Friday, 11 May 2012

Diabetes blog week 2011: Awesome things

Awesome things - Friday 5/13: In February the #dsma blog carnival challenged us to write about the most awesome thing we’d done DESPITE diabetes. Today let’s put a twist on that topic and focus on the good things diabetes has brought us. What awesome thing have you (or your child) done BECAUSE of diabetes? After all, like my blog header says, life with diabetes isn’t all bad!

Well, this post would have been rather timely! On the 14th May 2011 I graduated from my PhD and officially became Dr Angie. It's taken a long time, and there have been more than a few bumps along the way, but on that day I finally reached the point I'd been aiming at for so many years.

The reason this post is particularly appropriate is that diabetes is the thing which set me off on this path. I've been diabetic since I was 4 years old. I have no memory of a life without diabetes; to me, this is "normal". I plodded along for several years, not really thinking much about the whys or the hows or the wherefores, just living life with diabetes. However, when I was about twelve, I started to wonder more about why I was diabetic - not in a 'why me??' way, but wondering what was it that was wrong with my body that made me diabetic.

I picked up a couple of books from the library (no easy access to the internet back then!), and started reading about the biology of diabetes. I found it fascinating. I loved learning about all the things a pancreas was supposed to do, and why mine didn't, and about my immune system committing treason, and on and on. It sparked an interest in science, and in investigating the world around me that has only grown since then.

I always said that I'd love to be a research scientist, and especially one involved in diabetes research. However, when I was at school I had no idea how the hell you actually got into that kind of career, and it wasn't really the kind of thing that people at my school aspired to. This was when my amazing biology teacher helped. She explained the different ways of doing it, and suggested school qualifications and later uni courses that would I would need. I took all the science classes I could in school, and when it came to deciding what we wanted to do after school, continuing in science was completely natural.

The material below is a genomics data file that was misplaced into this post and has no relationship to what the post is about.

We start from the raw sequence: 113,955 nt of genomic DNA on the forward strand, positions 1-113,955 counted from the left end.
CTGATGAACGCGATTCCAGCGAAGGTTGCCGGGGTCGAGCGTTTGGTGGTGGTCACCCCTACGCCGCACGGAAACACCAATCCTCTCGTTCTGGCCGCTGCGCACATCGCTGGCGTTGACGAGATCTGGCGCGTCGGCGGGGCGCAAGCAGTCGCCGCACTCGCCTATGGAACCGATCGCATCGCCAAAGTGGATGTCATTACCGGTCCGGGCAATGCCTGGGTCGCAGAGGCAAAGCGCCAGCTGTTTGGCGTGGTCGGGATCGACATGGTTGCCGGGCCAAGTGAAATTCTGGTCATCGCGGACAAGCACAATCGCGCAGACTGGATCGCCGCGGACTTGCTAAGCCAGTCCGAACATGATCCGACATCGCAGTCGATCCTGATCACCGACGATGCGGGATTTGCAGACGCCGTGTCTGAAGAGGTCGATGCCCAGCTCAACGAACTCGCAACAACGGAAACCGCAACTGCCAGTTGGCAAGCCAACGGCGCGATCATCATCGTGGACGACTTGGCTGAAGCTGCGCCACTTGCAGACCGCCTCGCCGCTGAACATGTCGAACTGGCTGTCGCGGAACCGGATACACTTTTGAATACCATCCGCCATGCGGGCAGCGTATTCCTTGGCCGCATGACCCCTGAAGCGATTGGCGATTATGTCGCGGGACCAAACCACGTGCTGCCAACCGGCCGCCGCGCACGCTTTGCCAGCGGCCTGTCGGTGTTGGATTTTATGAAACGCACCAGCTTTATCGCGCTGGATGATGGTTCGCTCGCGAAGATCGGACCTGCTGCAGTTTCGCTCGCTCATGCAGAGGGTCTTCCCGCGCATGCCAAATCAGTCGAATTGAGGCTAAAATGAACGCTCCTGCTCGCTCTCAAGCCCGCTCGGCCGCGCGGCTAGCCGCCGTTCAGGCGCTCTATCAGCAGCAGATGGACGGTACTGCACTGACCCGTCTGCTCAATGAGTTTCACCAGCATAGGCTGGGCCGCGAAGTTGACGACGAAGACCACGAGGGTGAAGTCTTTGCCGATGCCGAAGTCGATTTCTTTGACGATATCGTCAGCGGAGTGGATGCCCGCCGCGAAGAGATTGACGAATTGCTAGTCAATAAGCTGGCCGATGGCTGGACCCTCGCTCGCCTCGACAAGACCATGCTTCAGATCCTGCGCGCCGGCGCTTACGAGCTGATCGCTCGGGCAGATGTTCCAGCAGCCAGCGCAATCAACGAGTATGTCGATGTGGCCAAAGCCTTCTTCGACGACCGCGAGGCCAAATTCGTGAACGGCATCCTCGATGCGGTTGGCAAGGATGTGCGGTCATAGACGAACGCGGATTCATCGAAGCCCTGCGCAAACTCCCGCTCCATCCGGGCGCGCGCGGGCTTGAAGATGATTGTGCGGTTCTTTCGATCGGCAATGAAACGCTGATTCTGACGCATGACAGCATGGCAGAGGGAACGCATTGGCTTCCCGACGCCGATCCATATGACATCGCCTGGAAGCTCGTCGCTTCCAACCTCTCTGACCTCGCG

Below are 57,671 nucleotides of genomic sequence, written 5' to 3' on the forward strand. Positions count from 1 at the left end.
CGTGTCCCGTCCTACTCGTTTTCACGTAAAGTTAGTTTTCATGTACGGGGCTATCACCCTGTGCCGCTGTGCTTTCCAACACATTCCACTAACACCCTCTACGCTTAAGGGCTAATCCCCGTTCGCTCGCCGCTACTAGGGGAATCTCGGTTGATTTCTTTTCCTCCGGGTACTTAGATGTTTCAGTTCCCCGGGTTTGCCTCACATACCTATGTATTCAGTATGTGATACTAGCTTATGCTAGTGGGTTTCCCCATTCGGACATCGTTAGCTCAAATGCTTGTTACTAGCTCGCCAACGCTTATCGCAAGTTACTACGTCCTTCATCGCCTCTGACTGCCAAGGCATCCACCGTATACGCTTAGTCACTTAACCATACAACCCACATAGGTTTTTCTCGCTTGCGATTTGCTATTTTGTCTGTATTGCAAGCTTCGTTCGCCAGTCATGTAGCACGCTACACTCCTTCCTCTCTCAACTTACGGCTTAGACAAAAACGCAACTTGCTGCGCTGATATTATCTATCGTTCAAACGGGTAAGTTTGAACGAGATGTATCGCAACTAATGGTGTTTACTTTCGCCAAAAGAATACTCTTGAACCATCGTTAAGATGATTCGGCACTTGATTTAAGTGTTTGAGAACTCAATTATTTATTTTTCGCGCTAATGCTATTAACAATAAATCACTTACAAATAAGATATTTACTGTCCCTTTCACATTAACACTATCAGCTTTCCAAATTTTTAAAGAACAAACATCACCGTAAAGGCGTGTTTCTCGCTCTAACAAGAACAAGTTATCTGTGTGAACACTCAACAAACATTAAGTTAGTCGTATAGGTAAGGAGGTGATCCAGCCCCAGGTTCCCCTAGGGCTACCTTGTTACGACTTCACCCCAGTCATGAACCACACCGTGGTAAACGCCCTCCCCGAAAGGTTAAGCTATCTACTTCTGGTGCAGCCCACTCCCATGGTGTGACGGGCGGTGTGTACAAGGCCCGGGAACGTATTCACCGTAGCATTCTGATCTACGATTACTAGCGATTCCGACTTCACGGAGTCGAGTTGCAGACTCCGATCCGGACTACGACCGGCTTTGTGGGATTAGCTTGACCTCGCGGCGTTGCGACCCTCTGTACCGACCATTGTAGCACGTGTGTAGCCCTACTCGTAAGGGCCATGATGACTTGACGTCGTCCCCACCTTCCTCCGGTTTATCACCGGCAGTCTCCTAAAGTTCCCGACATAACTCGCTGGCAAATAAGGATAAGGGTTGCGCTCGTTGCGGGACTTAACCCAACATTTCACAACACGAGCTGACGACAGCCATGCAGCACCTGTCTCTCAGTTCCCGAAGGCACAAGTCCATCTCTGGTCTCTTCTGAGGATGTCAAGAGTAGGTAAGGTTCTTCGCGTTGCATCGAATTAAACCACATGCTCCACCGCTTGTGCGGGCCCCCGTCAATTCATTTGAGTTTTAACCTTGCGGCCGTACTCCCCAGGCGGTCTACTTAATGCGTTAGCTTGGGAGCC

I did my undergrad at Glasgow Uni in Medical Biochemistry, which involved a year's work placement in Bedford carrying out human studies and an honour's project looking at insulin resistance in young sheep (yes, really...). I then decided to carry on studying, and was offered a PhD place at Cambridge, and jumped at the chance.

And four years later, here I am. I'm now officially a doctor, I'm working as a research scientist, and while I might not be working directly in a diabetes research lab, I'm in a lab that is studying related things, and who knows when I might end up in the future. Diabetes was the thing that kickstarted that love of science that led me here. I'm made so many wonderful friends through this, both through uni and in the places where I've lived while studying. I've had so many wonderful experiences, and I'm proud of what I've achieved.

For once, thank you diabetes!

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